President Joe Biden applied pressure to Sen. Joe Manchin to convince the moderate West Virginia Democrat to support a $1.9 trillion spending package earlier this year, according to a forthcoming book by Bob Woodward and Robert Costa.
In “Peril,” the authors write that Biden warned Manchin during a phone conversation right before a crucial vote concerning the passage of his COVID-19 stimulus bill in March, according to an excerpt published by The Washington Post.
The authors say the call occurred on March 5, a day before senators were scheduled to vote on the “American Rescue Plan.” Manchin, at the time, was viewed as an obstacle to the bill’s passage after having expressed concerns that the outsized unemployment benefits contained in the legislation would harm post-pandemic economic recovery efforts — a concern that turned out to be prophetic.
“If you don’t come along, you’re really f**king me,” Biden allegedly told Manchin, according to the Post.
The West Virginian did decide to get on board with the chamber’s 49 other Democrats to pass the bill on a 50-49 party line vote, which was Biden’s first legislative victory following his Jan. 20 inauguration.
A final version of the bill passed after Dems agreed to Manchin’s demand at the last minute to decrease federal employment benefits against the president’s wishes, while also adding a number of amendments that Manchin backed.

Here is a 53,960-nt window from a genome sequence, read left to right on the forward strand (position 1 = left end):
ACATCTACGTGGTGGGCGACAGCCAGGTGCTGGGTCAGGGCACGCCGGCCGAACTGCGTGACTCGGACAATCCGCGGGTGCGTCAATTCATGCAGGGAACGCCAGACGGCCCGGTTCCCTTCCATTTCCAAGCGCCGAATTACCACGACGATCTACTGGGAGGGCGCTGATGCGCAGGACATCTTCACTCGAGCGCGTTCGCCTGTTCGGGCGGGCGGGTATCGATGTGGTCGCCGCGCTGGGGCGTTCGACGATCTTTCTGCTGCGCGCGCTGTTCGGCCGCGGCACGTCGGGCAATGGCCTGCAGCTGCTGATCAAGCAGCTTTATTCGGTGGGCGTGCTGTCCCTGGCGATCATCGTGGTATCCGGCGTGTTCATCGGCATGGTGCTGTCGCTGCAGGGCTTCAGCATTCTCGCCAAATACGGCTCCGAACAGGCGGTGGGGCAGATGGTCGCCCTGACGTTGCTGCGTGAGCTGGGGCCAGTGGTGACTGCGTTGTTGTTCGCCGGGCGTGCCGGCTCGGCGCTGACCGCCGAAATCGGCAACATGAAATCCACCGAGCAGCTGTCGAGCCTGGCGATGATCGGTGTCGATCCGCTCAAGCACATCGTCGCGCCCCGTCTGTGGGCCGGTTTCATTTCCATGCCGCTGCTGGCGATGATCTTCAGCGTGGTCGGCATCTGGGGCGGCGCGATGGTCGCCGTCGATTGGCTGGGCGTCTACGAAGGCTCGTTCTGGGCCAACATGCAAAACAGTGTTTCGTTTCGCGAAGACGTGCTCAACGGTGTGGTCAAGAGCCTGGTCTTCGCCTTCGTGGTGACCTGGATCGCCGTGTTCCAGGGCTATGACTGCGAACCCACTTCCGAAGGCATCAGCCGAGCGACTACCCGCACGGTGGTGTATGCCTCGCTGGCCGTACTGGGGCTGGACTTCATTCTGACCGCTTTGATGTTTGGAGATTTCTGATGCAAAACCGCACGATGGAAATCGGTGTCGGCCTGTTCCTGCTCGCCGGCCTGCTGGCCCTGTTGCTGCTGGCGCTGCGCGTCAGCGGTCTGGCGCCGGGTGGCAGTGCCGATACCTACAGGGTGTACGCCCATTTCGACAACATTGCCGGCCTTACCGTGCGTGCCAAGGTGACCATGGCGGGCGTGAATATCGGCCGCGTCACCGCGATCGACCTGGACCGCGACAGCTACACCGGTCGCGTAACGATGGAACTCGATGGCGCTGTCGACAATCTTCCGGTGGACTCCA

The storyline is relevant given that Manchin is once again serving as a roadblock to an even larger spending package, a $3.5 trillion budget reconciliation plan he opposes for its sheer size.
“We don’t have an urgency. Don’t you think we ought to debate a little more, talk about it, see what we got out there?” Manchin said on NBC’s “Meet the Press” on Sunday.
Host Chuck Todd interjected by suggesting that the West Virginia Democrat may be able to support the bill at some point overall, but Manchin pushed back: “No, not $3.5 trillion.”
“We’ve got 5.4 out right now,” Manchin continued, making reference to funds in previous spending measures like the $1.9 trillion Biden reportedly pressed him to support that have not been dispersed yet. “It’s going to be a lot more than 3.5 over eight-to-ten years,” he added, because “it’ll continue — a lot of these programs never come off” of future budgets.
“With that being said, that’s a social reform. I’m just saying we need to be looking at everything and we’re not,” Manchin added. “We don’t have the need to rush into this and get it done within one week because there’s some deadline we’re meeting or someone’s going to fall through the cracks.
“I want to make sure that children are getting taken care of, that people are basically having an opportunity to go back to work,” he noted further. “We have 11 million jobs that we haven’t filled, 8 million people still unemployed. Something’s not matching up there.”
In June, The Wall Street Journal reported that states which cut off federal unemployment benefits of an additional $300 per week on top of state benefits saw employment surge, which appeared to justify Manchin’s early opposition to outsized benefits.
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